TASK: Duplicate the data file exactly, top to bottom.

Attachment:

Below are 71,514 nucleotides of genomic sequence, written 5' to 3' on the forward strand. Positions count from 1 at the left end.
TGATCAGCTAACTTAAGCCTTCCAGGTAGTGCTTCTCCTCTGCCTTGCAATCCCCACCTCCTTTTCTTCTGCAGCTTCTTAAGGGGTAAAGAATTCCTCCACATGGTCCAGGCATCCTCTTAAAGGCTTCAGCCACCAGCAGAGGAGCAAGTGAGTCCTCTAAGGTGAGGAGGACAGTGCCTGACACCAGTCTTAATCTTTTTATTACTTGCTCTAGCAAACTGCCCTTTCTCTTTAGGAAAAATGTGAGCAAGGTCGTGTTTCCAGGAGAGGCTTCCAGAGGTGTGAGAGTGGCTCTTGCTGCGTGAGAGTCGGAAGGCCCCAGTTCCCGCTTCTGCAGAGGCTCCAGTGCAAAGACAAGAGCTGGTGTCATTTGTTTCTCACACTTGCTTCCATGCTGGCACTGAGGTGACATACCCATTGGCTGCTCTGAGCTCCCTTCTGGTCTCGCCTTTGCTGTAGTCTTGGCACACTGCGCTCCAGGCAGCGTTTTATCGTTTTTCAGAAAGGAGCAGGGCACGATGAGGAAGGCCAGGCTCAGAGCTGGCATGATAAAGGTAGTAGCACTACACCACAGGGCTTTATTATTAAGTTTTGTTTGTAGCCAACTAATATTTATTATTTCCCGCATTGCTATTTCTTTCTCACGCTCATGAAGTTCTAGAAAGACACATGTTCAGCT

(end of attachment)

Below are 71,514 nucleotides of genomic sequence, written 5' to 3' on the forward strand. Positions count from 1 at the left end.
TGATCAGCTAACTTAAGCCTTCCAGGTAGTGCTTCTCCTCTGCCTTGCAATCCCCACCTCCTTTTCTTCTGCAGCTTCTTAAGGGGTAAAGAATTCCTCCACATGGTCCAGGCATCCTCTTAAAGGCTTCAGCCACCAGCAGAGGAGCAAGTGAGTCCTCTAAGGTGAGGAGGACAGTGCCTGACACCAGTCTTAATCTTTTTATTACTTGCTCTAGCAAACTGCCCTTTCTCTTTAGGAAAAATGTGAGCAAGGTCGTGTTTCCAGGAGAGGCTTCCAGAGGTGTGAGAGTGGCTCTTGCTGCGTGAGAGTCGGAAGGCCCCAGTTCCCGCTTCTGCAGAGGCTCCAGTGCAAAGACAAGAGCTGGTGTCATTTGTTTCTCACACTTGCTTCCATGCTGGCACTGAGGTGACATACCCATTGGCTGCTCTGAGCTCCCTTCTGGTCTCGCCTTTGCTGTAGTCTTGGCACACTGCGCTCCAGGCAGCGTTTTATCGTTTTTCAGAAAGGAGCAGGGCACGATGAGGAAGGCCAGGCTCAGAGCTGGCATGATAAAGGTAGTAGCACTACACCACAGGGCTTTATTATTAAGTTTTGTTTGTAGCCAACTAATATTTATTATTTCCCGCATTGCTATTTCTTTCTCACGCTCATGAAGTTCTAGAAAGACACATGTTCAGCT